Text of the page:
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Places We Protect

Cranesville Swamp

Central Appalachian Mountains

A boardwalk winds through thick foliage shrouded in fog.
Cranesville Swamp Boardwalk through the wetlands of The Nature Conservancy's Cranesville Swamp Preserve. © Kent Mason

Five trails and a 1,500-foot boardwalk allow visitors to explore Cranesville Swamp's lush forest and wetlands.

Overview

Description

At Cranesville Swamp, the elements of wind, water, mountains and temperature have created a landscape that is both beautiful and rare.

In combination, these climactic elements have produced a natural occurrence known as a “frost pocket”—an area where the surrounding hills capture moisture and cold air that conspire to create a landscape more reminiscent of habitat found much further north in Canada. 

As weather travels west-to-east across North America, the hills surrounding Cranesville Swamp channel precipitation and chilled air into the valley, which make the preserve one of the coolest and soggiest spots in West Virginia.     

Access

OPEN TO THE PUBLIC

Dogs are not allowed at this preserve.

Hours

Open year-round during daylight hours.

Highlights

Throughout these rare and diverse wetlands communities, visitors can witness a spectacular range of birds and mammals.

Size

1,774 acres

Explore our work in Central Appalachians

Visit

  • Before You Go

    Although all trails are fewer than two miles and not difficult to walk, hiking boots are recommended as some trails may be muddy.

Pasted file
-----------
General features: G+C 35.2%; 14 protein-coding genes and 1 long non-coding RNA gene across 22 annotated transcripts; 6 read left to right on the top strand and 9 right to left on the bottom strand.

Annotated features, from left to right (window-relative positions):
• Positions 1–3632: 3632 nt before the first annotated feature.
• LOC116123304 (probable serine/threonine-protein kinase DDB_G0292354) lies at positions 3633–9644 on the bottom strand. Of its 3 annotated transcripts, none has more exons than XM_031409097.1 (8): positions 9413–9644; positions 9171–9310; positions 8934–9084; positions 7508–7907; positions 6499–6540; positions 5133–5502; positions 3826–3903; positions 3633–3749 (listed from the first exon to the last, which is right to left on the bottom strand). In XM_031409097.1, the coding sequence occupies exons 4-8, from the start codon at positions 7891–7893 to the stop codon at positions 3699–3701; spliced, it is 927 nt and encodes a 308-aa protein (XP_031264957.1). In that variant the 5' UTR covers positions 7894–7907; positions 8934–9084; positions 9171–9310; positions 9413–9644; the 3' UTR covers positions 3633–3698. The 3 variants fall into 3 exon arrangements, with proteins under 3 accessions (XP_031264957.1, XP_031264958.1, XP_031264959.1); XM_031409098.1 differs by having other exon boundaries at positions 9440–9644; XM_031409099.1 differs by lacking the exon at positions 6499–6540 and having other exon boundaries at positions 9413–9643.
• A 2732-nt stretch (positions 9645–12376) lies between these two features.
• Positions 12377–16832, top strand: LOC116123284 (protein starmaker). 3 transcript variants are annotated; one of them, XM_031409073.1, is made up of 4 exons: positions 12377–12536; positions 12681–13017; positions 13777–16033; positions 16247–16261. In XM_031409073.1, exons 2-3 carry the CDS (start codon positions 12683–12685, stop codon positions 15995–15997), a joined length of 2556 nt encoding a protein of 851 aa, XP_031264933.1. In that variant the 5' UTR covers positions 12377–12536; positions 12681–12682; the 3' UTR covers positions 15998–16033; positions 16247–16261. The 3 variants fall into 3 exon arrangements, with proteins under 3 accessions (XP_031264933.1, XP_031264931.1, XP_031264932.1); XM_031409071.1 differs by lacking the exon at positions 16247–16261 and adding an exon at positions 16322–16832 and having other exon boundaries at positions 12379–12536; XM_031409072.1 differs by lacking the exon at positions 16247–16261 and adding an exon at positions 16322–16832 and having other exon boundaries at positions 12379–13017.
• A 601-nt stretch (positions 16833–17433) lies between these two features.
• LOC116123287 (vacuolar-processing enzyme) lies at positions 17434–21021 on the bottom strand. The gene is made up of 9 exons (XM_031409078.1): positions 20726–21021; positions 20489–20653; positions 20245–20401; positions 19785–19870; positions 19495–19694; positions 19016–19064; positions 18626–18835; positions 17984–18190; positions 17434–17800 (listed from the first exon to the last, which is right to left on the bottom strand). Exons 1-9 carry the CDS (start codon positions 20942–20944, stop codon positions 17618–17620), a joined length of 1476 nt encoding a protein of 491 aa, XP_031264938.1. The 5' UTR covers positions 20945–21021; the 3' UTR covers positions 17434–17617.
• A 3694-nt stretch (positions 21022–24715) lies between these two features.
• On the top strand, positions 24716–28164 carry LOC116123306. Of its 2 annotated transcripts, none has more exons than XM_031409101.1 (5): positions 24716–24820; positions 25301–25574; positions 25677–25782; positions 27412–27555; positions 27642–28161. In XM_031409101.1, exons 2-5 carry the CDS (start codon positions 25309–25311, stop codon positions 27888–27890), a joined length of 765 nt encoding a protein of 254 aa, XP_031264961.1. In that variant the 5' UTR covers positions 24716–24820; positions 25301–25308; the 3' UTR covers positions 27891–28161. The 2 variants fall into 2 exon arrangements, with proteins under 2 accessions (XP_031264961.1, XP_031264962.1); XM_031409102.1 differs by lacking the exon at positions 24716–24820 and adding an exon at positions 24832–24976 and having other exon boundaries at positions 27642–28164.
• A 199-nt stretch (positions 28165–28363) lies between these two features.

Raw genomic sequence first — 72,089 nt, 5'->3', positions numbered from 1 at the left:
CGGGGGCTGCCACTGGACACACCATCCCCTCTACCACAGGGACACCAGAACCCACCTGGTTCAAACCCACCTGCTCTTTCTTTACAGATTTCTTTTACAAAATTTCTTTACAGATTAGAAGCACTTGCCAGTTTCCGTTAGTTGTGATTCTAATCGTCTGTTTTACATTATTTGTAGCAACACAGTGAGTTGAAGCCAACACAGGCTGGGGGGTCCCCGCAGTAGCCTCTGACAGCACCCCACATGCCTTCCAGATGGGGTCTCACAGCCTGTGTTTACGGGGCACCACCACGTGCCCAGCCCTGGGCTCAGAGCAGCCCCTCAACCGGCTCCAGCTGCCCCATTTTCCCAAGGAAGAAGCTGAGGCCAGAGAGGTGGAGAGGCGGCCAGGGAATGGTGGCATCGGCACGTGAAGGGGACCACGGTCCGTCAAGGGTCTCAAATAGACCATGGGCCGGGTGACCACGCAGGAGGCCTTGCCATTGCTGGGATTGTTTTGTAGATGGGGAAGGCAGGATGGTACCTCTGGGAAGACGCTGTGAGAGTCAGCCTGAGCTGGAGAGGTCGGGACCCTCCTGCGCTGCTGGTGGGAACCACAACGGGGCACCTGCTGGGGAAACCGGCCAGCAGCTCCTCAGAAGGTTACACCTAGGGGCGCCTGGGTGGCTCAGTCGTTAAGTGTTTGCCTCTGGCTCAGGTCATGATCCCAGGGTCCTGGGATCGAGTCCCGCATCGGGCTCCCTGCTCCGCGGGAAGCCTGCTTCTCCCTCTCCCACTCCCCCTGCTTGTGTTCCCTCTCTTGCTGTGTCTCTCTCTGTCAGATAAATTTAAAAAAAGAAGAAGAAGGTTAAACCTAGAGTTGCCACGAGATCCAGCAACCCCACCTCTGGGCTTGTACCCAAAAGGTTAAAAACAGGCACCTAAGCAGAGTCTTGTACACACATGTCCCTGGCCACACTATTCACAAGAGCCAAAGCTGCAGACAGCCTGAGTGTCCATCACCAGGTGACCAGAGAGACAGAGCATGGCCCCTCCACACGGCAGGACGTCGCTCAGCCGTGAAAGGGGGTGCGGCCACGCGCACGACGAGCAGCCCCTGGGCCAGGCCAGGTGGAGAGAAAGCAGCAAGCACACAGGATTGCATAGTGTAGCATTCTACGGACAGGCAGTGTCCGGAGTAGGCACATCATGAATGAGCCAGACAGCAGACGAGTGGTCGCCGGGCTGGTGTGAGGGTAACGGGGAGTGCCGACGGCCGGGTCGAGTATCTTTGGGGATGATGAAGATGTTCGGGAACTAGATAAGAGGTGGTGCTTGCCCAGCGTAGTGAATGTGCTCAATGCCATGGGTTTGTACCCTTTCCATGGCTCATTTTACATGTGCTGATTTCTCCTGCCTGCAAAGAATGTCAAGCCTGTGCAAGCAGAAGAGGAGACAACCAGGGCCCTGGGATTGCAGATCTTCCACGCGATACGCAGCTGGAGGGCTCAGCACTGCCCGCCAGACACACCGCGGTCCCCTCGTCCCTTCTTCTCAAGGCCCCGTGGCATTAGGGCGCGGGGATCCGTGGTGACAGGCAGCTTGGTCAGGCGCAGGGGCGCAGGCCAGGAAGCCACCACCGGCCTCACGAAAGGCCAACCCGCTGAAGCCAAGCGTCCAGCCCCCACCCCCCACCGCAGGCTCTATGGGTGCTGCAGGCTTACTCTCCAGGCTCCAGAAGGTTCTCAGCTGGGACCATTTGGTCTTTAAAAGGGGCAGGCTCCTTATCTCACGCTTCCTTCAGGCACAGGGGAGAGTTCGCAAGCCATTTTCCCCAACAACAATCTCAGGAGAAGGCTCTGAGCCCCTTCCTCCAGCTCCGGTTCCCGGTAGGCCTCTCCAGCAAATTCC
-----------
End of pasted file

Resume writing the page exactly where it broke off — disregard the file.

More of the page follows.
We encourage you to use sunscreen when appropriate, avoid poison ivy along the trail, and use insect repellant to protect against chiggers, mosquitoes, and ticks—especially deer ticks— which can carry Lyme disease.

    Camping, pets, bicycling, and motorized vehicles are not permitted on the trails.

    • Bring plenty of drinking water, sun protection (sunscreen, hat, sunglasses), rain gear, and bug protection. Binoculars, field guides, and a camera may be useful.
    • Wear socks and waterproof shoes.
    • Wear light colors to help you spot and remove ticks.

    The following are not permitted at Cranesville Swamp Preserve:

    • Pets
    • Biking and mountain biking
    • Camping 
    • Driving an ATV or off-road vehicle
    • Smoking
    • Horseback riding 
    • Removing any part of the natural landscape 
    • Snowmobiling
    • Geocaching 
    • Cooking or campfires
  • What to Do

    If you want to see, hear and smell the swamp’s plant and animal life—take a hike! There are five trails to choose from, all less than 2 miles long. There are some wet and boggy areas, so please bring proper footwear.

    One of the highlights of the preserve is the 1,500-foot boardwalk, which allows for easy exploration over the wettest parts of the bog. 

  • What to See: Plants & Animals

    The cool, wet environ of Cranesville Swamp has over thousands of years fostered the formation of peat – made of compacted sphagnum moss that creates a nutrient-poor environment as it breaks down. 

    Few trees can survive in the resulting bog, but tall eastern hemlock, red spruce and tamarack prevail in the acidic environment.  Lower to the ground, plants like sundew, cranberry and sedge thrive in open areas.